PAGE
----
Title: The Last of the Firedrakes
Author: Farah Oomerbhoy
Published by: Wise Ink Creative Publishing
Publication date: August 15, 2015
Genres: Fantasy, Romance
Summary from Goodreads:
16-year-old Aurora Darlington is an orphan. Mistreated by her adopted family and bullied at school, she dreams of running away and being free. But when she is kidnapped and dragged through a portal into a magical world, suddenly her old life doesn’t seem so bad.
Avalonia is a dangerous land ruled by powerful mages and a cruel, selfish queen who will do anything to control all seven kingdoms—including killing anyone who stands in her way. Thrust headlong into this new, magical world, Aurora’s arrival sets plans in motion that threaten to destroy all she holds dear.
With the help of a young fae, a magical pegasus, and a handsome mage, Aurora journeys across Avalonia to learn the truth about her past and unleash the power within herself. Kingdoms collide as a complicated web of political intrigue and ancient magic lead Aurora to unravel a shocking secret that will change her life forever.
I got this book free for Kindle on Amazon.com, because it sounded like a fun fantasy adventure. I like to read these kinds of stories, so I was hopeful. What I discovered is a story with borrowed themes and a winey, immature protagonist.
None of the characters were very developed. I wanted to like Aurora, but she was a body of contradictions—capable and powerful one moment, unable to hold her head up against a bully the next. She didn’t make sense to me. I wanted her to be bold and confidant, strong and worthy, but even when she comes into herself she doesn’t take counsel from those around her, but makes rash decisions.
I was more interested in Rafe’s Robin Hood-esque adventures than Aurora’s coming-of-queen story. Rafe was not a bad character, but a little cliché. The romance with Rafe was too fast and underdeveloped. They hardly spend any time together, but he’s handsome and rescues her multiple times and makes her heart flutter and smirks…he’s a smirker—UH! And Aurora spends most of the book making assumptions about Rafe’s feelings with little context. How can she know anything about how he’s feeling? They don’t know each other!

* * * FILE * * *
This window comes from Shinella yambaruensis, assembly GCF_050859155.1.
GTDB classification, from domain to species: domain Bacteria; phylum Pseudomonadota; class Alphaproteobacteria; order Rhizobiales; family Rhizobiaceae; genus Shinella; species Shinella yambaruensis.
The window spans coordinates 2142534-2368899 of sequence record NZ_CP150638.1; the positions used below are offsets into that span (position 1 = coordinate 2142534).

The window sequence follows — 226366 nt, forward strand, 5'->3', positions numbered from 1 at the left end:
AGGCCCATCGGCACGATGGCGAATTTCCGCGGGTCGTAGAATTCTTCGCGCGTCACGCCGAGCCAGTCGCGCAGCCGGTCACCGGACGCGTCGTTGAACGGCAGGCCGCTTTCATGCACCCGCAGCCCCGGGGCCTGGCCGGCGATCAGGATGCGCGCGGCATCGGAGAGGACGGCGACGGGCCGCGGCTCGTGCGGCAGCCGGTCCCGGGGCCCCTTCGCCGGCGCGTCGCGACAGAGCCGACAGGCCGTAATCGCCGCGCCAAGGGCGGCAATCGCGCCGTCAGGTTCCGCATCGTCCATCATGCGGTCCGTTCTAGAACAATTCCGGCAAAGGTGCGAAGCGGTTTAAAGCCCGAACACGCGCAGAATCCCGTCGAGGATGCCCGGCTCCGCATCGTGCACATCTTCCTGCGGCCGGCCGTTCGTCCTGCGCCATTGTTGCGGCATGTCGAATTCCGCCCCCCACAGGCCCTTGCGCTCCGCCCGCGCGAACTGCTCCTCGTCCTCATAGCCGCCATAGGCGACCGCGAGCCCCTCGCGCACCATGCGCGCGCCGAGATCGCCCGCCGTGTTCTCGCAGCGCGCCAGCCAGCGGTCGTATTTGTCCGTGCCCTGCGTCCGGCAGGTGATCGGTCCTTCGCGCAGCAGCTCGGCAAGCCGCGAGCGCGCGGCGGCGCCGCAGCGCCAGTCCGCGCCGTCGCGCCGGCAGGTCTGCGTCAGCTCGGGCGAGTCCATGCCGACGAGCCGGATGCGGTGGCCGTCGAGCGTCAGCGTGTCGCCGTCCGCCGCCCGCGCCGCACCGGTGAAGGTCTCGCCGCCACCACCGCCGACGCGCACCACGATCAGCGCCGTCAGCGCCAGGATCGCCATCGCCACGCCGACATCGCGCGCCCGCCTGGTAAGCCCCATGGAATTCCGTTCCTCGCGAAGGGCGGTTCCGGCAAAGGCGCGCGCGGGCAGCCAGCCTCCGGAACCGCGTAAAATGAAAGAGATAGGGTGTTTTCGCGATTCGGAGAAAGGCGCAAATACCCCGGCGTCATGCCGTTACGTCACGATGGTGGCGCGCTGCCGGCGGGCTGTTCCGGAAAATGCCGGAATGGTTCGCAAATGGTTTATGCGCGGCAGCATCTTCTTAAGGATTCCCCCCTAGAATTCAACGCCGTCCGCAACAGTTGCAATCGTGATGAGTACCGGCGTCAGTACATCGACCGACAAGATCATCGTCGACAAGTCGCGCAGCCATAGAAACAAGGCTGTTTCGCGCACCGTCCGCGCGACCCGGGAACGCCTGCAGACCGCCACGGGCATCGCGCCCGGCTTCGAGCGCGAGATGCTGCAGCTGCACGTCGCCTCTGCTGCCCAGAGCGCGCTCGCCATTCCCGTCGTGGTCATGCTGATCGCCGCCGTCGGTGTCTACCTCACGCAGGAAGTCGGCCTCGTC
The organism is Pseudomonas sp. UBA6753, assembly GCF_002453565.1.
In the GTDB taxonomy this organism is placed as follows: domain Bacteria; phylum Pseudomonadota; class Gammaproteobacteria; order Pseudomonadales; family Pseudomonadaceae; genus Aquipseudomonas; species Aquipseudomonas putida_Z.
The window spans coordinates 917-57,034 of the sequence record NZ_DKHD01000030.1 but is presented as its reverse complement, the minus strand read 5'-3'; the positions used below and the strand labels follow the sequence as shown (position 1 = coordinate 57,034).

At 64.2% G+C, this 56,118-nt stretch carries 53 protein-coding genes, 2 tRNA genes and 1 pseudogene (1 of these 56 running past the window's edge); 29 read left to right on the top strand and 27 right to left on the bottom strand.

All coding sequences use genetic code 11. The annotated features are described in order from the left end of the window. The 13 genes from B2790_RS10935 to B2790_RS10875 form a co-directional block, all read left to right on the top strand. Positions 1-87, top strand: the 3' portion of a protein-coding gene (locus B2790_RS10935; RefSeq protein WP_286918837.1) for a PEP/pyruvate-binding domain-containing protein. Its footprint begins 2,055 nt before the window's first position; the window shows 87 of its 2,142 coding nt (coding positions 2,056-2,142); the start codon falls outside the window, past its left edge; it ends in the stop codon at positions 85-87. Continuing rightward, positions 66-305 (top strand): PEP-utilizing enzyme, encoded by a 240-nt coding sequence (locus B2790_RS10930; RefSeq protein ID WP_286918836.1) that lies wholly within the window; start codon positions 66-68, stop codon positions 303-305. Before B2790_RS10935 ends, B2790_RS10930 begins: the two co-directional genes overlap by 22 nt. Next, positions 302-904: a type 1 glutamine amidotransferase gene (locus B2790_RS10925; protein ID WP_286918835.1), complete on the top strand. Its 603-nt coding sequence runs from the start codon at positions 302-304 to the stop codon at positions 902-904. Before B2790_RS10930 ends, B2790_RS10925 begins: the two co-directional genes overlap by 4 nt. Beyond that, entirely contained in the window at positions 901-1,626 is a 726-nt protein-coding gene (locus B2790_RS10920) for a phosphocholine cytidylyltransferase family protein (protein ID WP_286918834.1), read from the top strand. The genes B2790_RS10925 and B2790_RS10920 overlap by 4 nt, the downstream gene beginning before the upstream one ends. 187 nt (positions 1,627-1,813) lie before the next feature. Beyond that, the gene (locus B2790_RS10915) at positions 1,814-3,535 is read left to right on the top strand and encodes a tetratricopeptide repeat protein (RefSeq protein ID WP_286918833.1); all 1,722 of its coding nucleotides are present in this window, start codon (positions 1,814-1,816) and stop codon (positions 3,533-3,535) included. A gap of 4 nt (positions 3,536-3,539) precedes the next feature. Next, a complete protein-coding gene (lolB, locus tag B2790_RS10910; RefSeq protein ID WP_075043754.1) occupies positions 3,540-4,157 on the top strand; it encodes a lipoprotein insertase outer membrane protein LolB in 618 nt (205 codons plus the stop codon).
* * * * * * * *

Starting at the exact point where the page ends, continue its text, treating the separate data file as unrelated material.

The world building in the book relied heavily on borrowed ideas from Lord of the Rings about elves, dwarves, and wizards, and their multiple kingdoms.
I thought Farah Oomerbhoy’s story could’ve been more unique. The heroine could've been stronger the the characters more developed.
Would I let my teen read this book?
I’m not giving this book one star, because on the positive side—the book is free on Amazon and it’s totally clean. If you’re young daughter likes fantasy and struggles to find appropriate books, then this is an option. I just can’t promise a lot of substance.
Age recommendation: 12
Language – None
Drugs & Alcohol— One character had been drinking
Sex – One kiss
Violence – There is mention of magical, stuns, burnings, and killings, but it’s stated, not depicted.
My Goodreads rating: 2 out of 5 stars
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I read a lot. I'm a Mom. I'm officially in my 30s, but strangers often don't believe I'm old enough to drink. I love Young Adult fiction, and thought it was worthwhile to help teens and adults find age-appropriate options.